Apparently, the slightly larger plastic particles pass harmlessly through our bodies through the excretory system. But the smallest particles remain in our body.
Some nanoparticles are small enough that they can theoretically pass through the intestinal wall, enter the circulatory system, and pass into other organs. However, whether this happens or not and whether it affects a person's health remains unknown.
The WHO report, which examines the problem of microplastics in water, outlines three possible scenarios under which nanoparticles can affect human health:
- Physical: may penetrate important organs and damage internal structures
- Chemical: Harmful additives in plastics such as plasticizers can be released
- Biofilm: microorganisms can attach to microplastics and form colonies, which can cause harm to the body.
The report concludes that the evidence for all three scenarios is very limited, with the latter two being the least worrying. As for the first scenario, animal studies have shown that our bodies can absorb very small microplastic particles. However, the WHO report explains that these studies used "extremely high exposures that would not normally occur in a real environment".
However, the data at their disposal are also limited for the time being, so research on the topic is still pending. "We urgently need to know more about the impact of microplastics on health, because they are everywhere - including in our drinking water," explains Dr. Maria Neira, director of the WHO's Department of Public Health.
"More research is needed to reaffirm the findings, as well as urgent research into the origins of human-accepted microplastics, the potential for intestinal absorption and the effects on human health," wrote the team of scientists led by Dr Philipp Schwalb of the Medical University of Vienna, who studied the faeces of volunteers.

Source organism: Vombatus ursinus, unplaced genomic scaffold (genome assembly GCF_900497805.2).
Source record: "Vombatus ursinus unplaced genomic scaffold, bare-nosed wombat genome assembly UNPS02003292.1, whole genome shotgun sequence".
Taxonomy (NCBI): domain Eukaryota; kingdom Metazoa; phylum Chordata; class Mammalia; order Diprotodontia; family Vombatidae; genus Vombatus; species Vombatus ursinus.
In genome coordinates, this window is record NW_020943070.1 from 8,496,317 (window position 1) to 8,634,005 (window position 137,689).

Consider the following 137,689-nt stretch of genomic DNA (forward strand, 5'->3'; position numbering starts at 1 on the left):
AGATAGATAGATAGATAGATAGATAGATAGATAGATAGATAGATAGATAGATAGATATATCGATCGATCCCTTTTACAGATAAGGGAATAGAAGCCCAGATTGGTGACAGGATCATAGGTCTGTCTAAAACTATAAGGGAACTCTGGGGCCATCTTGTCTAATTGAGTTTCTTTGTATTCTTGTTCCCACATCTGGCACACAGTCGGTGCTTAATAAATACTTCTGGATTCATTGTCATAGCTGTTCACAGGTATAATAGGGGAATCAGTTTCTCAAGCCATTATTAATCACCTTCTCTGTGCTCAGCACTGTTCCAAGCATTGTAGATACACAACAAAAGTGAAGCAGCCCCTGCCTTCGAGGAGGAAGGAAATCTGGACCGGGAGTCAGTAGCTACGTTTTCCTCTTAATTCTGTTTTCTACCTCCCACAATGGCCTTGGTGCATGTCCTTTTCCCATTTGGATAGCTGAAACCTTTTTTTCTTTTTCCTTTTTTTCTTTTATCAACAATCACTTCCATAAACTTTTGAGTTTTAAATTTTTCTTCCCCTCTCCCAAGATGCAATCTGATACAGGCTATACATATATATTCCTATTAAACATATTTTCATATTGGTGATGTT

“We over-use plastics because they are inexpensive and convenient, and worldwide, ecosystems are suffering, and contaminating-levels of plastic debris is a concern that has been reported. Plastic must be managed (especially in single-use items) and recycled such that it is finally fragmented to small plastics. Most of the contamination by microplastics and nanoplastics is derived from laundering synthetic textiles and the friction from the tires of driven cars. Currently, there is no effective way to reduce the number of microplastics and nanoplastics in the food chain. Furthermore, it is unclear how the mixture of different sized groups and material types interacts with living creatures. Previous studies have indicated that workers in plastic-related industries suffer many kinds of cancer by being exposed to high levels of airborne microplastics over many years. In addition, it is important to characterize the microplastics and nanoplastics that have accumulated in the food chain and to gain a clearer understanding of their negative impact on our bodies. Finally, the degradation of microplastics and nanoparticles from environmental bacteria and fungi remains a challenge for the scientific community.” - International Journal of Molecular Science